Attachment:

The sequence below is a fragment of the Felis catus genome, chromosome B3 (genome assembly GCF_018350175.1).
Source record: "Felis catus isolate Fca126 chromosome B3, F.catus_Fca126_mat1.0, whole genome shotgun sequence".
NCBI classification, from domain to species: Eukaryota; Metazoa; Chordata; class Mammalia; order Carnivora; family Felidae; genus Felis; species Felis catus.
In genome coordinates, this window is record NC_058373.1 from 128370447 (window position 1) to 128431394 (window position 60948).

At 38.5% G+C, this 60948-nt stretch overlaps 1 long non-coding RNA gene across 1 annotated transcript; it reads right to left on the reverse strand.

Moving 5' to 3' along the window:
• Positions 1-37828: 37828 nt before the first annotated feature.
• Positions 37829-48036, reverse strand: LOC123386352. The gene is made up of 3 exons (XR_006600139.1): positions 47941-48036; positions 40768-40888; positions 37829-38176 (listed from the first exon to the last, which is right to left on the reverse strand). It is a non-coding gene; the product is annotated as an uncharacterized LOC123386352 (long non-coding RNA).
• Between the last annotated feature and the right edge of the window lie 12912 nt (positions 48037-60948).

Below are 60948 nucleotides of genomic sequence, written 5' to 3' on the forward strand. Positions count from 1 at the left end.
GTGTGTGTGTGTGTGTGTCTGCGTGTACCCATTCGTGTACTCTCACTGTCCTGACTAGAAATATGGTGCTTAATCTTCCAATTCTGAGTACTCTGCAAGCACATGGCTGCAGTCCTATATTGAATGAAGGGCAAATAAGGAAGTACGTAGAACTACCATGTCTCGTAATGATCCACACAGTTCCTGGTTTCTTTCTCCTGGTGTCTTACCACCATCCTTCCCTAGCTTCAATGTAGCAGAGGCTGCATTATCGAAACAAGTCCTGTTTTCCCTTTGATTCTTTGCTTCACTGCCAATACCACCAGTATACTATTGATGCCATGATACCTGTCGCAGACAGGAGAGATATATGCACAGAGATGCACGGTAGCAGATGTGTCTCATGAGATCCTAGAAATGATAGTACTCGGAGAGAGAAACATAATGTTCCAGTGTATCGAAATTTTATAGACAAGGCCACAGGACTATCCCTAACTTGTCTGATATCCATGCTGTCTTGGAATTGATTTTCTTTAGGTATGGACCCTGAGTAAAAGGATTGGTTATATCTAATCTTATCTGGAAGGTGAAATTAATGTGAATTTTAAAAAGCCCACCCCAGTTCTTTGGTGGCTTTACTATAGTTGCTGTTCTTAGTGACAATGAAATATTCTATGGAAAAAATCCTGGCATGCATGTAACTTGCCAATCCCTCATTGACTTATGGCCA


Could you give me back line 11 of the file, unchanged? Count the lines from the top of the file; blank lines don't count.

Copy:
GTGTGTGTGTGTGTGTGTCTGCGTGTACCCATTCGTGTACTCTCACTGTCCTGACTAGAAATATGGTGCTTAATCTTCCAATTCTGAGTACTCTGCAAGCACATGGCTGCAGTCCTATATTGAATGAAGGGCAAATAAGGAAGTACGTAGAACTACCATGTCTCGTAATGATCCACACAGTTCCTGGTTTCTTTCTCCTGGTGTCTTACCACCATCCTTCCCTAGCTTCAATGTAGCAGAGGCTGCATTATCGAAACAAGTCCTGTTTTCCCTTTGATTCTTTGCTTCACTGCCAATACCACCAGTATACTATTGATGCCATGATACCTGTCGCAGACAGGAGAGATATATGCACAGAGATGCACGGTAGCAGATGTGTCTCATGAGATCCTAGAAATGATAGTACTCGGAGAGAGAAACATAATGTTCCAGTGTATCGAAATTTTATAGACAAGGCCACAGGACTATCCCTAACTTGTCTGATATCCATGCTGTCTTGGAATTGATTTTCTTTAGGTATGGACCCTGAGTAAAAGGATTGGTTATATCTAATCTTATCTGGAAGGTGAAATTAATGTGAATTTTAAAAAGCCCACCCCAGTTCTTTGGTGGCTTTACTATAGTTGCTGTTCTTAGTGACAATGAAATATTCTATGGAAAAAATCCTGGCATGCATGTAACTTGCCAATCCCTCATTGACTTATGGCCA